incendiary girls

Incendiary Girls by Kodi Scheer 

When writing about a collection of short stories, the brain always wants to stitch connecting themes together. There are multiple references to childbirth, the medical profession, and military service in Scheer's odd and wonderful collection of short stories. 

But there's also extreme magical realism, much lesser magical realism, some bits that could be considered magical realism but also just be considered strange-ish real life - no magical realism needed - and some fewer bits of flat out fantasy. 

I adore magical realism but there's always a broad gray area, of which Scheer manages to cover every bit, where this tactic can vary wildly. When the majority of the narrative is much more towards the fantasy/supernatural side of things, I have a tendency to like it less overall; this is because I prefer the magical realism over the fantasy. I much prefer stories where it's much more like real life with some magical realism bordering the edges or, especially, when the descriptions could even just be considered a sparkly edge to a grounded real-life environment. In most of the stories here, Scheer manages this balance perfectly.

All of the stories center around women. A woman concretely believes that the mare her daughter trains with is her own mother, reincarnated. Funny that the mare should show up in their lives just when she's been diagnosed with cancer, from which her mother died. The title story feels, on the whole, extremely real life and gritty involving a girl who may or may not live through a genocide... except that her biography is told from the perspective of Death. A medical student is also her mother's caretaker; adding to the burden is the corpse she is dissecting following her home every night. A young woman jokes with her Arab boyfriend that, to relieve his anxiety about the war, they should get a pet camel. The next morning, a camel shows up in their apartment but the boyfriend is nowhere to be found.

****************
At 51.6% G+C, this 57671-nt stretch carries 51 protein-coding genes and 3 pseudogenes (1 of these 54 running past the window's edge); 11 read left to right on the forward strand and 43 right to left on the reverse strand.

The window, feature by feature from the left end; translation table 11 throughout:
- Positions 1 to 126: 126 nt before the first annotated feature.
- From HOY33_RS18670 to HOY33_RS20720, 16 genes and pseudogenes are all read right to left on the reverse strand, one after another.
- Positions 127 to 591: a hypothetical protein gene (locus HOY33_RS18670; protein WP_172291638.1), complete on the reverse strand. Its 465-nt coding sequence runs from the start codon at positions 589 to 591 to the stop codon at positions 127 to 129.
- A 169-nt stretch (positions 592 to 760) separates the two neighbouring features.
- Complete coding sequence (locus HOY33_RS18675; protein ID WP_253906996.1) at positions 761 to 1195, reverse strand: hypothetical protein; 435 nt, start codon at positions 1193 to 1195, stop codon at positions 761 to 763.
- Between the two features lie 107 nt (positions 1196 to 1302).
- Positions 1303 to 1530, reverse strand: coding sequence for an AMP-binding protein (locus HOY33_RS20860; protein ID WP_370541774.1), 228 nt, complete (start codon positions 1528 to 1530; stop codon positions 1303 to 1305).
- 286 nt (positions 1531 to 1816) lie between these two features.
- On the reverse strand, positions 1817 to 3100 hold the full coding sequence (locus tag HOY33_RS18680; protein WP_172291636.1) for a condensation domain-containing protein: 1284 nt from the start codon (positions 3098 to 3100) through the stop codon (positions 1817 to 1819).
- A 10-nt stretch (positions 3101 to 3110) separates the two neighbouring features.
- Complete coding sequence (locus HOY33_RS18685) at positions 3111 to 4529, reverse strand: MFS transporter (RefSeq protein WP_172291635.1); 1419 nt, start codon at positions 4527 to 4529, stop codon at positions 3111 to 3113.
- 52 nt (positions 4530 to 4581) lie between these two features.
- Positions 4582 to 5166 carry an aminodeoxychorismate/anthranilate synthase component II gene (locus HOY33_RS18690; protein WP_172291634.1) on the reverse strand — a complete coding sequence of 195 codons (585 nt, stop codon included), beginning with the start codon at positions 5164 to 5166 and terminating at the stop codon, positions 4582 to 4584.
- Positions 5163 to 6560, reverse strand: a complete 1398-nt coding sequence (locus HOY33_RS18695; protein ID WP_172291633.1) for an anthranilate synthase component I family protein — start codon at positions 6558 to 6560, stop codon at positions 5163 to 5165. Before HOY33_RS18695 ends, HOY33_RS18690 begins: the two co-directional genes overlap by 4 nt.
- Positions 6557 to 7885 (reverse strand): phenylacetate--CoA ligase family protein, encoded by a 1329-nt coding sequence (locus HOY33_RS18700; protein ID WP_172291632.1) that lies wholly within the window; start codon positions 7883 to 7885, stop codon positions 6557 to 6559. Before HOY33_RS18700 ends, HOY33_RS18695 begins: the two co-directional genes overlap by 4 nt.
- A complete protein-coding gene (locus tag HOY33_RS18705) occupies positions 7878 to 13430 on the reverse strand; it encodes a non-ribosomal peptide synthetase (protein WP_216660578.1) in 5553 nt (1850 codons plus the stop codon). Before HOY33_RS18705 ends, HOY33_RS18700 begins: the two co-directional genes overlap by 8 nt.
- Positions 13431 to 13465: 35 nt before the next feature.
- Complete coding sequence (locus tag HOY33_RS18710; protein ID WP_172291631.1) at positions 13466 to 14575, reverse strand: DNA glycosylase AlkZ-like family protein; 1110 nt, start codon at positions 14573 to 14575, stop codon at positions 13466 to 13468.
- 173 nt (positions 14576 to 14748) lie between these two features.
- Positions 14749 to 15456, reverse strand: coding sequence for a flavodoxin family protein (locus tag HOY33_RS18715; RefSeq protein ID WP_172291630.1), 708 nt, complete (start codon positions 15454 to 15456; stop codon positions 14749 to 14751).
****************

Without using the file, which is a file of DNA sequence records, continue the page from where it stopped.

My descriptions of these stories betray the grimness of some, but fail to relate the depth and richness of others. I hear of authors out there who write strange and wondrous stories and I'm often attracted to these recommendations. Unfortunately, although I frequently like some of the stories in collections, it's rare that I just love almost all of them. I do, with this collection. I bought this book when it first came out about 18 months ago. Because it took me a while to get to it, I began hoping, about halfway through, that she had a new book on the horizon. I don't see any evidence of this yet but Scheer is definitely going on my list of to-automatically-buy.